CHASKA, Minn. – A few weeks back, a member of the U.S. team had an interesting question: Who will get credit for the Ryder Cup task force?
Of course, that ignores the possibility of a loss, which would necessitate a different conversation involving blame, but those details will fall into place on Sunday afternoon at Hazeltine National.
Either way, for many the answer to both questions is Phil Mickelson.
Had Lefty not stepped up two years ago following the U.S. team’s loss at Gleneagles and spoken out, in all likelihood the PGA of America would have forged ahead as normal.
Mickelson’s comments in the cold, Scottish night 24 months ago have been incorrectly interpreted as an attack on then-captain Tom Watson, but it had more to do with the culture than the captain.
“We have strayed from a winning formula in 2008 for the last three Ryder Cups, and we need to consider maybe getting back to that formula that helped us play our best,” Mickelson said in 2014.
From that dissent emerged last year’s task force which begat a committee and eventually Love’s second turn at the helm. Throughout it all, Mickelson hasn’t hidden his interest or impact.
Last month, he talked of the detailed plan already in place for this week’s matches, and on Sunday at East Lake he openly questioned the new Billy Horschel pick that led Love to select Ryan Moore to fill out the American dozen.
Love may be wearing the captain’s hat, but it’s become increasingly clear that Mickelson is the man behind the curtain.
“Phil always has a theory,” Love said. “He had a theory about the debate [Monday] night, and he'll have a theory about who is going to win the games on Saturday. But I used to say he was 50/50 and then I gave him 75 percent and I'm moving him up to maybe 80 percent. I like the way he thinks and I like his planning.”
Whether you cheer or jeer Lefty, it’s a leadership deal.
After 22 years of trial and largely error, he’s had enough of a losing culture. By all accounts, he’s been engaged in this process and by all indications his ideas have been embraced.
Mickelson’s motivations and the minutia of the last year aside, the sum total of the task force has been to give the players a voice and Lefty’s is standing out among the crowd.
“When players are put in a position to succeed, more often than not, they tend to succeed and when they are put in positions to fail, most of the time they tend to fail,” he said. “This is a year where we feel as though Captain Love has been putting us in a position to succeed.”
Specifically, Love & Co. are trying to treat this week as they would any other event – practice, prepare and play with as few distractions and deviations as possible.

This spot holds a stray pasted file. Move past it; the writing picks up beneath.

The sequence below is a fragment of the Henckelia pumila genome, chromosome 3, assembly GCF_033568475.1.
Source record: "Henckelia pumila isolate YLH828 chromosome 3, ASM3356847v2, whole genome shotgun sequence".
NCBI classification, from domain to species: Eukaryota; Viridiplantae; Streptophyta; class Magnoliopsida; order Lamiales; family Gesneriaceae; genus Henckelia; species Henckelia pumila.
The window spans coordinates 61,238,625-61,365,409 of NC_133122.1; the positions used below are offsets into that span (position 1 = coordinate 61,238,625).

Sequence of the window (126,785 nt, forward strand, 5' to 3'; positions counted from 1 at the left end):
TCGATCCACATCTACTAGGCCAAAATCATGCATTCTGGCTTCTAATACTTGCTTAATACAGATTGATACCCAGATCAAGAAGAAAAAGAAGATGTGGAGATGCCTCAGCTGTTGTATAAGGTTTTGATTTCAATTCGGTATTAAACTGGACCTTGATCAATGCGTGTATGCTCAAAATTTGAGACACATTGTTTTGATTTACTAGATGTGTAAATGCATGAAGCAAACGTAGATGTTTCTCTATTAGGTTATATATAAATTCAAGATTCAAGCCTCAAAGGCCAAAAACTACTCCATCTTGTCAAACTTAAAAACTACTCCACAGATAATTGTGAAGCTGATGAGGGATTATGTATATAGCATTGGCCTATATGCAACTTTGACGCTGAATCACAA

By way of example, Mickelson explained that in 2004 at Oakland Hills he and Tiger Woods were set up for failure by captain Hal Sutton.
The duo was told two days before the matches began they would be paired together, leading Mickelson to spend a few scrambling hours trying to learn how to play Woods’ high-spin golf ball.
“I'm taking four or five hours and I'm out trying to learn another ball to allow us to play our best,” Mickelson said. “Had we known a month in advance, we might have been able to make it work. I think we probably would have made it work.”
The duo dropped both matches on Day 1 and the misguided pairing has largely defined Phil and Tiger’s relationship in the Ryder Cup, at least until this week.
Never before have Tiger and Phil’s fate been so intertwined, not on the golf course, where the duo have had far too few head-to-head duels, and certainly not away from the course.
But this Ryder Cup and the ongoing dialogue has created a connection between the game’s two brightest stars the last two decades that hadn’t existed before.
“It's been great. The last few weeks, we've been talking on the phone multiple times a day,” Mickelson said of Woods, who also served on the task force and is a vice captain this week.
“It's been really exciting for us because we've been on so many teams for so many years, and to have this much input and involvement in the process, the way Davis has implemented everybody's input, the way he's brought everybody together and their ideas, has been truly an inclusive process and it's been fun for Tiger and I.”
The crucial difference for Woods this week is that he won’t hit a golf shot. Mickelson will.
Some, including 2014 European captain Paul McGinley, have suggested Mickelson is under the most pressure this week. Pressure to prove the changes he helped herald were a step in the right direction, pressure to improve a less-than-stellar Ryder Cup record (16-19-6 and a .500 mark in singles play), pressure to put the U.S. team on the right path.
This will fall on deaf ears, particularly if the putts don’t fall the U.S. team’s way this week, but the task force and all that followed was designed to create a winning legacy not necessarily a winning outcome in 2016.
“This is the foundation week for us,” Mickelson explained. “This is the week where all the past captains, past vice captains, PGA of America officials, caddies, have had involvement in the decision-making process. We'll work forward and keep continuity into 2018 and from that we'll build on in 2020.”
Those inside the task force bubble understand that measured reality, those on the outside will not.
To some, the 41st Ryder Cup is a referendum on Mickelson. Love may be the captain, Tiger a vice captain, but it was Lefty who led the charge for wholesale change, and the relative success or failure of that transformation depends, however unfairly, on this week’s outcome.